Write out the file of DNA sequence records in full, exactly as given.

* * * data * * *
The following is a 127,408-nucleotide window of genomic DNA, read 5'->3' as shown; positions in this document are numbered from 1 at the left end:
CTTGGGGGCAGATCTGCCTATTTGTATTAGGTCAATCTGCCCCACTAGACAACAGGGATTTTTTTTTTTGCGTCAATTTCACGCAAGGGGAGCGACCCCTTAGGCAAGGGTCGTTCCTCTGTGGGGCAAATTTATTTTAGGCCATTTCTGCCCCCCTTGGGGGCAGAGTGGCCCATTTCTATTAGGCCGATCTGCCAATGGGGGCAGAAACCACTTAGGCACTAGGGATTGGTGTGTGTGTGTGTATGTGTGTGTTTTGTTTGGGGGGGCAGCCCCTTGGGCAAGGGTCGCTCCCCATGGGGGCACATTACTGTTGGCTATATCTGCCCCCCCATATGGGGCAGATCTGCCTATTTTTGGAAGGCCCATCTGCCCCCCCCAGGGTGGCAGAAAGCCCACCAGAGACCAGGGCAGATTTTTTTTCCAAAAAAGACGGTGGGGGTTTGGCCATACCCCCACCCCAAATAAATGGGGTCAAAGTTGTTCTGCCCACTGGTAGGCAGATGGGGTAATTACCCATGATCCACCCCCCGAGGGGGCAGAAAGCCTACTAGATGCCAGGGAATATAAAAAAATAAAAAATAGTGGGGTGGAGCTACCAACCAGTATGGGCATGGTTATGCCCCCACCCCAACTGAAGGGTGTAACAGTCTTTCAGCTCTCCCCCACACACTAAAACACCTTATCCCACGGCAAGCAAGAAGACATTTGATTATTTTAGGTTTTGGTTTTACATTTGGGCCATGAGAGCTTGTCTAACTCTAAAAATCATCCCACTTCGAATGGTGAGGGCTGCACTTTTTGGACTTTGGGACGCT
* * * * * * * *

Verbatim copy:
The following is a 127,408-nucleotide window of genomic DNA, read 5'->3' as shown; positions in this document are numbered from 1 at the left end:
CTTGGGGGCAGATCTGCCTATTTGTATTAGGTCAATCTGCCCCACTAGACAACAGGGATTTTTTTTTTTGCGTCAATTTCACGCAAGGGGAGCGACCCCTTAGGCAAGGGTCGTTCCTCTGTGGGGCAAATTTATTTTAGGCCATTTCTGCCCCCCTTGGGGGCAGAGTGGCCCATTTCTATTAGGCCGATCTGCCAATGGGGGCAGAAACCACTTAGGCACTAGGGATTGGTGTGTGTGTGTGTATGTGTGTGTTTTGTTTGGGGGGGCAGCCCCTTGGGCAAGGGTCGCTCCCCATGGGGGCACATTACTGTTGGCTATATCTGCCCCCCCATATGGGGCAGATCTGCCTATTTTTGGAAGGCCCATCTGCCCCCCCCAGGGTGGCAGAAAGCCCACCAGAGACCAGGGCAGATTTTTTTTCCAAAAAAGACGGTGGGGGTTTGGCCATACCCCCACCCCAAATAAATGGGGTCAAAGTTGTTCTGCCCACTGGTAGGCAGATGGGGTAATTACCCATGATCCACCCCCCGAGGGGGCAGAAAGCCTACTAGATGCCAGGGAATATAAAAAAATAAAAAATAGTGGGGTGGAGCTACCAACCAGTATGGGCATGGTTATGCCCCCACCCCAACTGAAGGGTGTAACAGTCTTTCAGCTCTCCCCCACACACTAAAACACCTTATCCCACGGCAAGCAAGAAGACATTTGATTATTTTAGGTTTTGGTTTTACATTTGGGCCATGAGAGCTTGTCTAACTCTAAAAATCATCCCACTTCGAATGGTGAGGGCTGCACTTTTTGGACTTTGGGACGCT